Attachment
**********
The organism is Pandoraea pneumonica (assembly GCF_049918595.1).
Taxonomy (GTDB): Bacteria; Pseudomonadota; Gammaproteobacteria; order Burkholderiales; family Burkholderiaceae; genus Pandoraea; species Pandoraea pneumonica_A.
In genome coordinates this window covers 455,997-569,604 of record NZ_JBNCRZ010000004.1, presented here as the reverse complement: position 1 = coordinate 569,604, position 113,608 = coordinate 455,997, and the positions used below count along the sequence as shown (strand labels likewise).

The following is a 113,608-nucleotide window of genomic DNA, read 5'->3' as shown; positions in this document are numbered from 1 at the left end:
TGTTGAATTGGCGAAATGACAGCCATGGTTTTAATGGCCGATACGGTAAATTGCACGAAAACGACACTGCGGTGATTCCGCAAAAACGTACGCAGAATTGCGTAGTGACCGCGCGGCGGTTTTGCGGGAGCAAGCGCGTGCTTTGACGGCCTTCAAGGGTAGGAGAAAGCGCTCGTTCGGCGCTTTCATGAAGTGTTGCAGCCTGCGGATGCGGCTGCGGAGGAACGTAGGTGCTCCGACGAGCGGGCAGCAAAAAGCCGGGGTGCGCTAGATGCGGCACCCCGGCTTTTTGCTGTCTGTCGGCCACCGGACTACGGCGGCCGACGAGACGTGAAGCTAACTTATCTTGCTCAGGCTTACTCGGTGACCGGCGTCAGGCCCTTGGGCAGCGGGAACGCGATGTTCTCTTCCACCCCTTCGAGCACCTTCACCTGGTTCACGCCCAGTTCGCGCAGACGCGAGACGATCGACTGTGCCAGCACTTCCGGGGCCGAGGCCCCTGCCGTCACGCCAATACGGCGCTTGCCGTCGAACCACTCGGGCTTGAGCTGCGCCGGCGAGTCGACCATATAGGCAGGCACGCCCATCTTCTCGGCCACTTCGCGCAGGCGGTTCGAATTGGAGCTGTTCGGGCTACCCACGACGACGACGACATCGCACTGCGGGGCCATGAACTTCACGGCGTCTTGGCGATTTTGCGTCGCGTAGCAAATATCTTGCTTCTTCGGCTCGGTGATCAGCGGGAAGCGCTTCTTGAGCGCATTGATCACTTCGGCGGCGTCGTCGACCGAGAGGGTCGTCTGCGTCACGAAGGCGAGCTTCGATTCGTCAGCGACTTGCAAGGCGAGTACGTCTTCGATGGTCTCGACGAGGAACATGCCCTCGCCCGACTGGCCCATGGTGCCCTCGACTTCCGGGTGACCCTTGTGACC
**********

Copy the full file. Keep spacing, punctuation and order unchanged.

The organism is Pandoraea pneumonica (assembly GCF_049918595.1).
Taxonomy (GTDB): Bacteria; Pseudomonadota; Gammaproteobacteria; order Burkholderiales; family Burkholderiaceae; genus Pandoraea; species Pandoraea pneumonica_A.
In genome coordinates this window covers 455,997-569,604 of record NZ_JBNCRZ010000004.1, presented here as the reverse complement: position 1 = coordinate 569,604, position 113,608 = coordinate 455,997, and the positions used below count along the sequence as shown (strand labels likewise).

The following is a 113,608-nucleotide window of genomic DNA, read 5'->3' as shown; positions in this document are numbered from 1 at the left end:
TGTTGAATTGGCGAAATGACAGCCATGGTTTTAATGGCCGATACGGTAAATTGCACGAAAACGACACTGCGGTGATTCCGCAAAAACGTACGCAGAATTGCGTAGTGACCGCGCGGCGGTTTTGCGGGAGCAAGCGCGTGCTTTGACGGCCTTCAAGGGTAGGAGAAAGCGCTCGTTCGGCGCTTTCATGAAGTGTTGCAGCCTGCGGATGCGGCTGCGGAGGAACGTAGGTGCTCCGACGAGCGGGCAGCAAAAAGCCGGGGTGCGCTAGATGCGGCACCCCGGCTTTTTGCTGTCTGTCGGCCACCGGACTACGGCGGCCGACGAGACGTGAAGCTAACTTATCTTGCTCAGGCTTACTCGGTGACCGGCGTCAGGCCCTTGGGCAGCGGGAACGCGATGTTCTCTTCCACCCCTTCGAGCACCTTCACCTGGTTCACGCCCAGTTCGCGCAGACGCGAGACGATCGACTGTGCCAGCACTTCCGGGGCCGAGGCCCCTGCCGTCACGCCAATACGGCGCTTGCCGTCGAACCACTCGGGCTTGAGCTGCGCCGGCGAGTCGACCATATAGGCAGGCACGCCCATCTTCTCGGCCACTTCGCGCAGGCGGTTCGAATTGGAGCTGTTCGGGCTACCCACGACGACGACGACATCGCACTGCGGGGCCATGAACTTCACGGCGTCTTGGCGATTTTGCGTCGCGTAGCAAATATCTTGCTTCTTCGGCTCGGTGATCAGCGGGAAGCGCTTCTTGAGCGCATTGATCACTTCGGCGGCGTCGTCGACCGAGAGGGTCGTCTGCGTCACGAAGGCGAGCTTCGATTCGTCAGCGACTTGCAAGGCGAGTACGTCTTCGATGGTCTCGACGAGGAACATGCCCTCGCCCGACTGGCCCATGGTGCCCTCGACTTCCGGGTGACCCTTGTGACC